Hannah was the daughter of James (“Handsome Jim”) Barnes (1736-1832) and Sarah Carter (1733-1829). James Barnes was one of the signers of the petition to NC Royal Governor Tryon protesting taxes and unfair practices of government officials as part of the Regulation Movement in NC. James Barnes and many other signers of the petition moved to Burke County after the defeat of the Regulators at the Battle of Alamance in 1771. The Barnes family lived just east of the James Oxford plantation. There was a small Catawba Indian village nearby and Hannah is reported to have often played there. Both the Oxfords and the Barnes were associated with the Meeting House Church in 1797. James and Hannah married in 1806. James Barnes and his son Jehu later migrated to Parke County Indiana and Sarah Carter is probably the older female in the household of James Oxford and her daughter Hannah Barnes in the 1810 and 1820 census records. Hannah died 29 Oct 1849. Hannah and James are buried next to Hannah’s mother Sarah at Union Baptist Church Cemetery.
James Oxford and Hannah Barnes had nine children:
8. Ailsey (1807-1891)
9. Adam Barnes (1809-1900)
10. Isaac (1810-1899)
11. Mary Ann (1812-1881)
12. Jacob B. (1814-1863)
13. Elisha Chambers (1816-1890
14. John W. (1817-1877)
15. William Dotson (1822-1903)
16. Hannah Selena (1825-1912)
Details of the Children of James Oxford and Ailsey Roberts:
1. Samuel Oxford (1791-1872)
Married Elizabeth Gilbert of Cherokee ancestry. Samuel served in the War of 1812. He was a gunsmith. He moved to a number of frontier locations. He moved successively from Burke County North Carolina to Ashe County North Carolina, to Carter County, Tennessee, to Washington County VA, to Hawkins County, Tennessee, to Lee County, Virginia, to Wayne County KY, and finally to Fentress County, Tennessee, where he died. Most of his children were born in Carter County Tennessee and Washington County VA and lived and had families in Lee County Virginia where a number of his descendants live today.
2. James Oxford (1792-1853)
Married Mary Ann Pennell in Burke County and moved in pioneer days to Gallatin County in southern Illinois on the Ohio River. James had eight children and is considered the founder of the large Oxford population that lives today in southern Illinois especially in Gallatin and Hardin Counties. One interesting location where some of the Oxfords have lived in the area is a town called Cave-in-Rock which has a huge cave opening onto the Ohio River that was a notorious lair for thieves and pirates preying on pioneers traveling down the Ohio River in pioneer days. There is no record of direct Oxford participation in this occupation.
3. Margaret Oxford (1794- ) married William Barnett Henry Payne
4. Bathsheba Oxford (1798- ) married Joseph McRary. Bathsheba is named after her grandmother Bathsheba Barrett.
5. Nancy Oxford (1800-1875) married Burton Reid who served in the Confederate Army in Company G of the 37th North Carolina Regiment.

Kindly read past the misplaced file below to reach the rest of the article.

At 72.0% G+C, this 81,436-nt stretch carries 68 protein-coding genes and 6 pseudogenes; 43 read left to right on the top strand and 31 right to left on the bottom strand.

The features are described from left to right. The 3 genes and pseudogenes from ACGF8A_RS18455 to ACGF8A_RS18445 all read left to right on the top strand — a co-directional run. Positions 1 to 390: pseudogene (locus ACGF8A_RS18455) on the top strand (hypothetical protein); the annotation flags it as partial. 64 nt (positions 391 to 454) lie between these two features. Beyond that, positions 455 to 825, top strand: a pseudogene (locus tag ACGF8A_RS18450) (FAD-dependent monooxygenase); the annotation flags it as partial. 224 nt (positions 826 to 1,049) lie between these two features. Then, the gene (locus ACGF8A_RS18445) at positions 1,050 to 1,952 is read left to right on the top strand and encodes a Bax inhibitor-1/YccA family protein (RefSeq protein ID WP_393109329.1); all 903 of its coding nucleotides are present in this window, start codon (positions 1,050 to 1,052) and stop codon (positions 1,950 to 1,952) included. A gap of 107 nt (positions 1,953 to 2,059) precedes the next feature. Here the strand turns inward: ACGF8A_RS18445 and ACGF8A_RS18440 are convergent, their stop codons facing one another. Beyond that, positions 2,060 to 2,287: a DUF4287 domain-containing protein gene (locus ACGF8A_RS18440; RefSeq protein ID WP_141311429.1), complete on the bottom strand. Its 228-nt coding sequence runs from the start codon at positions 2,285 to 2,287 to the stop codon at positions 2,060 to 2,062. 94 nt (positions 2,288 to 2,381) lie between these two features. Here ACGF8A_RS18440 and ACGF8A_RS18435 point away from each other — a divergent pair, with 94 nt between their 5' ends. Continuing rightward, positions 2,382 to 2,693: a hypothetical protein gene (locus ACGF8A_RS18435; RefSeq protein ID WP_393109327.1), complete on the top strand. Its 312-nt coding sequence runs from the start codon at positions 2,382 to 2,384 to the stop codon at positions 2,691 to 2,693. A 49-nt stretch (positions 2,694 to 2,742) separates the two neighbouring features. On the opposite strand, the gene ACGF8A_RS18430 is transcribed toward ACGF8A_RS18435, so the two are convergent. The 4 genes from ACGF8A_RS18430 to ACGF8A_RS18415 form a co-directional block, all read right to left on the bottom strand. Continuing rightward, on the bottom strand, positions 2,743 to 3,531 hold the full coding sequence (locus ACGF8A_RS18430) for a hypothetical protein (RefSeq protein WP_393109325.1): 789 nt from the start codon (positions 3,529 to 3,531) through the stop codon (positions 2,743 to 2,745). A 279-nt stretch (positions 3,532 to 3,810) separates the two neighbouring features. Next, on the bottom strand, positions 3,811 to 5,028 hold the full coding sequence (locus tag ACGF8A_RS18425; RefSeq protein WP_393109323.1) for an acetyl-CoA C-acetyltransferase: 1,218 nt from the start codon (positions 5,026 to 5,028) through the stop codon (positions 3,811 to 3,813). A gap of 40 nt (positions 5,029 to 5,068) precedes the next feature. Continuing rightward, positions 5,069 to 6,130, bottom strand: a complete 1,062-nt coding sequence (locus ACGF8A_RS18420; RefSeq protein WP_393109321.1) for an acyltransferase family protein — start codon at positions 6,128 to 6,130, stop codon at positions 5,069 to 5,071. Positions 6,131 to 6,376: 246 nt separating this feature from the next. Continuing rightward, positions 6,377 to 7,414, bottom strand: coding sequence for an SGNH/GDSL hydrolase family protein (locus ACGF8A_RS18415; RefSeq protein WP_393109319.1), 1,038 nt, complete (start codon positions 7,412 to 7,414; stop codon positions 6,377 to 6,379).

6. Sarah Oxford (1801-1803). Died as a child
7.William Oxford (1804-1804) Died along with his mother just after his birth.
Details of the Children of James Oxford and Hannah Barnes:
8. Ailsey Oxford (1807-1891)
Married Eliphlet Crouch and moved to Alexander County, North Carolina. She is named for the first wife of James Oxford who had just died three years earlier. Ailsey’s name is sometimes spelled Elsie, Alicia, Alice, or Alce. She is buried in Macedonia Baptist Church Cemetery in Alexander County. She had fourteen Crouch children and that family has been well researched.
9. Adam Barnes Oxfords Sr (1809-1900)
Married first Barbara McLeod (daughter of John McLeod and Mary Ann McRay). Adam built a home adjacent to the land of his father. Adam served in the Cherokee Wars of 1838 (Records found at U.S. National Archives, “Cherokee Disturbances and Removal” Reel F.6.9P, File 392). Adam and Barbara had eight children. All four of his surviving sons served in the Civil War. Son Hugh was killed at the Battle of Chancellorsville. Son William was killed in battle in KY. Son James was a prisoner of war and later moved to TX. Son John McLeod Oxford was partially disabled in the war and returned to live in Alexander County, North Carolina. During the war, Adam’s first wife Barbara died. As his first family was largely destroyed by the war, Adam married his second wife Mary Carolyn Kerley (daughter of Daniel W. Kerley Sr and Hannah Barnes (daughter of Jehu Barnes and Lurannah Teague). The newly married couple decided to leave North Carolina and move west to Missouri but they soon decided to return to North Carolina and took up residence on the Kerley land in Alexander County, North Carolina. They had six additional children (Lillie, Daniel, Sarah, Adam Barnes Oxford Jr, Ida, and Edward.) Barbara McLeod is buried at Union Baptist Church, but Adam Barnes Oxford Sr and Mary Kerley are buried at the Land Cemetery (originally the graveyard of Poplar Springs Baptist Church) near the Kerley home.
10. Isaac Oxford (1810-1899)